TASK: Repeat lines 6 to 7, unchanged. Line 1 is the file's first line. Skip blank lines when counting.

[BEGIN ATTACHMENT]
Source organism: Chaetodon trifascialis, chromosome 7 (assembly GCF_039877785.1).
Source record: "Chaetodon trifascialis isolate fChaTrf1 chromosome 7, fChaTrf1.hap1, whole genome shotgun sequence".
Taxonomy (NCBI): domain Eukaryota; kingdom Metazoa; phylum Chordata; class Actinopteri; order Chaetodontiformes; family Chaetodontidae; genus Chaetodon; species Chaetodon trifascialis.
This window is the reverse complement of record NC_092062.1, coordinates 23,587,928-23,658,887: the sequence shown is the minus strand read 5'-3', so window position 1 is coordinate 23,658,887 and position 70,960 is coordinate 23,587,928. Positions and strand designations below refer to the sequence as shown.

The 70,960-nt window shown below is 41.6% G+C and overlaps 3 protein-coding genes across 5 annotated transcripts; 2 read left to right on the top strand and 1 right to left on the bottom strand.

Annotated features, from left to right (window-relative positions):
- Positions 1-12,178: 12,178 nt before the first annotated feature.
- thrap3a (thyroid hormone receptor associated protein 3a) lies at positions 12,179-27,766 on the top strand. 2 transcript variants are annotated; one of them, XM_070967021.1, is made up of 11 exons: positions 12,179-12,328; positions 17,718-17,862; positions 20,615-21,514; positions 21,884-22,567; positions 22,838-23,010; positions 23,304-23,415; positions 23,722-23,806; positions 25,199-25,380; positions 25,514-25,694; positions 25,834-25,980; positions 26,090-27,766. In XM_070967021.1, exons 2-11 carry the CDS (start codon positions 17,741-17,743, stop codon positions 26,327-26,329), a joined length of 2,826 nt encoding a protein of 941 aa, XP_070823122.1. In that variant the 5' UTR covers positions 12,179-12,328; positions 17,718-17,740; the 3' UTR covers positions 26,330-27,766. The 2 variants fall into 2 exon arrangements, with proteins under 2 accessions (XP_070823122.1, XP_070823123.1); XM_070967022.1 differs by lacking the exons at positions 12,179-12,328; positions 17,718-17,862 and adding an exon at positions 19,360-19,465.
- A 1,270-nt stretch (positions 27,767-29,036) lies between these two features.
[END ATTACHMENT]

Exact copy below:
Annotated features, from left to right (window-relative positions):
- Positions 1-12,178: 12,178 nt before the first annotated feature.